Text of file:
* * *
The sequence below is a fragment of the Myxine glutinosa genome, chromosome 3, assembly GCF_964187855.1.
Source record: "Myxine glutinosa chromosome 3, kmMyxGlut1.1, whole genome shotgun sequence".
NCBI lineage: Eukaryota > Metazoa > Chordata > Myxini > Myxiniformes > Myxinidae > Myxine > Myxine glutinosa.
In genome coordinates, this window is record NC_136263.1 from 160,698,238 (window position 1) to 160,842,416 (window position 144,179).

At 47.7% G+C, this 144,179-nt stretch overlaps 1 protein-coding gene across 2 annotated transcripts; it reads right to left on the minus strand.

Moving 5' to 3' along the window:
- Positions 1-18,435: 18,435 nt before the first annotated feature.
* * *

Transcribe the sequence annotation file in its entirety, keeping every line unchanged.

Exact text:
The sequence below is a fragment of the Myxine glutinosa genome, chromosome 3, assembly GCF_964187855.1.
Source record: "Myxine glutinosa chromosome 3, kmMyxGlut1.1, whole genome shotgun sequence".
NCBI lineage: Eukaryota > Metazoa > Chordata > Myxini > Myxiniformes > Myxinidae > Myxine > Myxine glutinosa.
In genome coordinates, this window is record NC_136263.1 from 160,698,238 (window position 1) to 160,842,416 (window position 144,179).

At 47.7% G+C, this 144,179-nt stretch overlaps 1 protein-coding gene across 2 annotated transcripts; it reads right to left on the minus strand.

Moving 5' to 3' along the window:
- Positions 1-18,435: 18,435 nt before the first annotated feature.